African nations seek funds as cost of climate change rises
U.N. projects climate change will cause $50 billion in damages to Africa's islands and coastal states by 2050
From drought to floods and sea level rise, the cost of damage in Africa caused by climate change will only get higher as the world warms, sparking concerns from both top officials and activists about how to pay for it.
Africa’s islands and coastal states — and the 116 million people that inhabit them — will be heavily exposed to rising seas and will spend about $50 billion in damages by 2050, a report released on Thursday by the United Nations’ World Meteorological Organization warned.
It added that drought over the last 50 years in the Horn and southern Africa, exacerbated by climate change, has claimed the lives of over half a million people, with losses estimated at $70 billion. Over 1,000 floods in the same time period claimed over 20,000 lives, it said.
“Loss and damage from the climate crisis is not a future event. It is happening now, all around us,” United Nations Secretary-General Antonio Guterres said on Friday, one day after the report was released.
Guterres made the comments during a visit to Pakistan, which recently suffered from devastating floods that displaced hundreds of thousands of people and left over a thousand dead.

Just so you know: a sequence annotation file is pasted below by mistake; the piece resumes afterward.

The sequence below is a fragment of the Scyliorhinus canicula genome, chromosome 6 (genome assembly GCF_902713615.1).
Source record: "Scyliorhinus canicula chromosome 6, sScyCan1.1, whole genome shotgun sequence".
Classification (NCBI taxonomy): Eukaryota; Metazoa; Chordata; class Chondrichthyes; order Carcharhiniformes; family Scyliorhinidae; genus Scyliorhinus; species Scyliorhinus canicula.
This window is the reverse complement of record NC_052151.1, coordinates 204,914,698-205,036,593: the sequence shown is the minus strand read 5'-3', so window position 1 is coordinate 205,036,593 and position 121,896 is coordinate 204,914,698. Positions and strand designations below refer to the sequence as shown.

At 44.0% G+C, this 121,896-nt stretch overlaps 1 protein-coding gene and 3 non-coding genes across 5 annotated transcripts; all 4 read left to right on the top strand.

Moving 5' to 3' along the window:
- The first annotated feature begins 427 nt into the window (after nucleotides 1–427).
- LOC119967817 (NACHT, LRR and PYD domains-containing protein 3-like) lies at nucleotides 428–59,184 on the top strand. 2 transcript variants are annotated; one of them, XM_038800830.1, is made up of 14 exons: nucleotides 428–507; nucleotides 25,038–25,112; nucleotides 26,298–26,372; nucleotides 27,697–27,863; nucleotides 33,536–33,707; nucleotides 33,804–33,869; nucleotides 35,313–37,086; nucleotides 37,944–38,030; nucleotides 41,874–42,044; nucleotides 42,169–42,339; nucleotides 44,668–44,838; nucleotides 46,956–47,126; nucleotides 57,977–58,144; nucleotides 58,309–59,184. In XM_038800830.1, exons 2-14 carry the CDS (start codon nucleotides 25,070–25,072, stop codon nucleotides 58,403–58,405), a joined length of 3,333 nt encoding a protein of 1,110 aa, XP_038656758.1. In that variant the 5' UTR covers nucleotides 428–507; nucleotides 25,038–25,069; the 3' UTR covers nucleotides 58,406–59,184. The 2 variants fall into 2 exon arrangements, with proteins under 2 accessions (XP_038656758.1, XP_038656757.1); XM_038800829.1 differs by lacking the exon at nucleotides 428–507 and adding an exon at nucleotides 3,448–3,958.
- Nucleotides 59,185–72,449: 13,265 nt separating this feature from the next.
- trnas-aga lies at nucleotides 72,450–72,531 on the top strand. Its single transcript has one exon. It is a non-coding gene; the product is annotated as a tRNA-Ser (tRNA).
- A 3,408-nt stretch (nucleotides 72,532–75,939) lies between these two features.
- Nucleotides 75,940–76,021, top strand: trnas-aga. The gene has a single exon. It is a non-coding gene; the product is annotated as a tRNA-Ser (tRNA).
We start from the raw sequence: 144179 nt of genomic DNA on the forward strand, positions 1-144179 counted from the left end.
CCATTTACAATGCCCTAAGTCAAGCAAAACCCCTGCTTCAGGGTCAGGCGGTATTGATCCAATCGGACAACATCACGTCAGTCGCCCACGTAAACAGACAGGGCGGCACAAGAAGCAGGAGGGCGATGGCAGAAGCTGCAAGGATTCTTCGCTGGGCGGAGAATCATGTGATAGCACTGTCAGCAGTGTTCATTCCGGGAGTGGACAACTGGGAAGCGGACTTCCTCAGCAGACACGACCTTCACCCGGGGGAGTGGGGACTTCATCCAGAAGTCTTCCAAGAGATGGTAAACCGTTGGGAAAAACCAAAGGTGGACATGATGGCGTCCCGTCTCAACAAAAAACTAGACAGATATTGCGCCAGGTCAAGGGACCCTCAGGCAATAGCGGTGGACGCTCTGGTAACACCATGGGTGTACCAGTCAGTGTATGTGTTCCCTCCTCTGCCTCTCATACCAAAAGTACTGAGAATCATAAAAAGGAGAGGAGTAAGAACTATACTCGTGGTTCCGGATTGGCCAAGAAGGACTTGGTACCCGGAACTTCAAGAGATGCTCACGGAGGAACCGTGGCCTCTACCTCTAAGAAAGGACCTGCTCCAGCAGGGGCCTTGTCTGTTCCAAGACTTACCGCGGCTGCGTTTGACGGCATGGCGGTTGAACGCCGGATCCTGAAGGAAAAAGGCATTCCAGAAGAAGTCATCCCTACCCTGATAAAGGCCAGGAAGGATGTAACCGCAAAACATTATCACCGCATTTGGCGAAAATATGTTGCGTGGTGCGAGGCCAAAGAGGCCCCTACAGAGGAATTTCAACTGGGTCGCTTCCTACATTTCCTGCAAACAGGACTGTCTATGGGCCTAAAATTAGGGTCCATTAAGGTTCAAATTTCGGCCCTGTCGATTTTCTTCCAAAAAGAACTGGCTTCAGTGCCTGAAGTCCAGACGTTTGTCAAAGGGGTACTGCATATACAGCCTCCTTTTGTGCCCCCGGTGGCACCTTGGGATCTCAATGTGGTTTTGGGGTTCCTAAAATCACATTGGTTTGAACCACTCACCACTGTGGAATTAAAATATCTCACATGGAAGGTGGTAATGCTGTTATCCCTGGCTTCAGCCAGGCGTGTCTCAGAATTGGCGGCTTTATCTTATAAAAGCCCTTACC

“Developed countries must step up and provide Pakistan and other countries on the frontlines with the financial and technical resources they need to survive extreme weather events like these deadly floods,” he said.
“I urge governments to address this issue at COP 27 with the seriousness it deserves,” Guterres added, referring to the United Nations climate summit in November which will be held in the Egyptian seaside resort of Sharm el Sheikh.
Pakistan, along with dozens of other developing countries around the world, are scrambling to adapt to the effects of climate change, with many of them calling on richer, high-emitting nations to help foot the bill.
The U.N. report’s findings stirred renewed calls for compensation for the African continent by many who believe rich nations that emit far more planet-warming gases into the atmosphere should pay for climate catastrophes, known as “loss and damage” in climate negotiations.
“As a continent, we feel that the issue of loss and damage needs to be addressed,” said Harsen Nyambe, the director of sustainable environment at the African Union. “It is a controversial issue and developed countries are afraid because it has serious financial implications.”
Loss and damage negotiations were a sticking point at last year’s U.N. climate conference and are expected to feature prominently again this year at the climate summit in November.
Developing nations in Asia, Africa, the Caribbean, Latin America and the Pacific have banded together under the Climate Vulnerable Forum to tackle the issue of loss and damage and seek compensation.
The bloc, currently chaired by Ghana, was formed in 2009 and brings together 48 of the world’s most climate-susceptible developing countries who have a combined population of 1.2 billion but a collective share of global emissions of just 5%.
Speaking to The Associated Press, Kenyan climate activist Elizabeth Wathuti warned about “loss of lives and livelihoods, and damage to our lands and communities” as a result of climate change.
“Vulnerable countries do not have the financial capacity to adapt to these intensifying climate impacts, which makes climate finance a matter of global justice,” she added.
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